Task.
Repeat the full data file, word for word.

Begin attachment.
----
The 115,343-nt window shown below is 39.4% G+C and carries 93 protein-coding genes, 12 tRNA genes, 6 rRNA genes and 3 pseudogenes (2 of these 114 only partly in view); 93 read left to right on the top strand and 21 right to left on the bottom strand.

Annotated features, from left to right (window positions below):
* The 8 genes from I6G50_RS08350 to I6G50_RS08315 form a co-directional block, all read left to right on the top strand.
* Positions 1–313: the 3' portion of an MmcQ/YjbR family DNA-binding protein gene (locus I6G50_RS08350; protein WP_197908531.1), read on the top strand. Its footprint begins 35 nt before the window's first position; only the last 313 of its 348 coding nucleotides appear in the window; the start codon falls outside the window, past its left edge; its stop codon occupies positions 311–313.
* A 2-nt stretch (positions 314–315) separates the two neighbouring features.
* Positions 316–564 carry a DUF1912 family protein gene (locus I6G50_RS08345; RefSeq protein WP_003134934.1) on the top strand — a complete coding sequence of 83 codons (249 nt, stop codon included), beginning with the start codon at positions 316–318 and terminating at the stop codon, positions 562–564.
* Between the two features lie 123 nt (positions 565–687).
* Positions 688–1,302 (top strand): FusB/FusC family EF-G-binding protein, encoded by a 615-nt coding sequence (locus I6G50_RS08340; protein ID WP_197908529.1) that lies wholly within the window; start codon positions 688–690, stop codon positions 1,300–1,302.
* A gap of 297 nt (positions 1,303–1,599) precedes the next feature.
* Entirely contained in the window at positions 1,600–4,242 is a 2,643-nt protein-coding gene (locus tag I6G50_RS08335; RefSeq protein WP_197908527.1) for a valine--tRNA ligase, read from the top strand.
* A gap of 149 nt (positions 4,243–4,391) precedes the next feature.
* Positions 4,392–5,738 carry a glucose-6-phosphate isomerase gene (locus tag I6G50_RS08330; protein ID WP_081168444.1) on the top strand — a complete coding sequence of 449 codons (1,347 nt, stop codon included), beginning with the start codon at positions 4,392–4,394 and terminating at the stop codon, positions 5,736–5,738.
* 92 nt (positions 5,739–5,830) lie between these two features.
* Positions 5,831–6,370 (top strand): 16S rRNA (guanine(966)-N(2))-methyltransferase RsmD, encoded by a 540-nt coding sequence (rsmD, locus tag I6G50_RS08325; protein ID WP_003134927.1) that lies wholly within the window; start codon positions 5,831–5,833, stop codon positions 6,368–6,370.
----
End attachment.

The 115,343-nt window shown below is 39.4% G+C and carries 93 protein-coding genes, 12 tRNA genes, 6 rRNA genes and 3 pseudogenes (2 of these 114 only partly in view); 93 read left to right on the top strand and 21 right to left on the bottom strand.

Annotated features, from left to right (window positions below):
* The 8 genes from I6G50_RS08350 to I6G50_RS08315 form a co-directional block, all read left to right on the top strand.
* Positions 1–313: the 3' portion of an MmcQ/YjbR family DNA-binding protein gene (locus I6G50_RS08350; protein WP_197908531.1), read on the top strand. Its footprint begins 35 nt before the window's first position; only the last 313 of its 348 coding nucleotides appear in the window; the start codon falls outside the window, past its left edge; its stop codon occupies positions 311–313.
* A 2-nt stretch (positions 314–315) separates the two neighbouring features.
* Positions 316–564 carry a DUF1912 family protein gene (locus I6G50_RS08345; RefSeq protein WP_003134934.1) on the top strand — a complete coding sequence of 83 codons (249 nt, stop codon included), beginning with the start codon at positions 316–318 and terminating at the stop codon, positions 562–564.
* Between the two features lie 123 nt (positions 565–687).
* Positions 688–1,302 (top strand): FusB/FusC family EF-G-binding protein, encoded by a 615-nt coding sequence (locus I6G50_RS08340; protein ID WP_197908529.1) that lies wholly within the window; start codon positions 688–690, stop codon positions 1,300–1,302.
* A gap of 297 nt (positions 1,303–1,599) precedes the next feature.
* Entirely contained in the window at positions 1,600–4,242 is a 2,643-nt protein-coding gene (locus tag I6G50_RS08335; RefSeq protein WP_197908527.1) for a valine--tRNA ligase, read from the top strand.
* A gap of 149 nt (positions 4,243–4,391) precedes the next feature.
* Positions 4,392–5,738 carry a glucose-6-phosphate isomerase gene (locus tag I6G50_RS08330; protein ID WP_081168444.1) on the top strand — a complete coding sequence of 449 codons (1,347 nt, stop codon included), beginning with the start codon at positions 4,392–4,394 and terminating at the stop codon, positions 5,736–5,738.
* 92 nt (positions 5,739–5,830) lie between these two features.
* Positions 5,831–6,370 (top strand): 16S rRNA (guanine(966)-N(2))-methyltransferase RsmD, encoded by a 540-nt coding sequence (rsmD, locus tag I6G50_RS08325; protein ID WP_003134927.1) that lies wholly within the window; start codon positions 5,831–5,833, stop codon positions 6,368–6,370.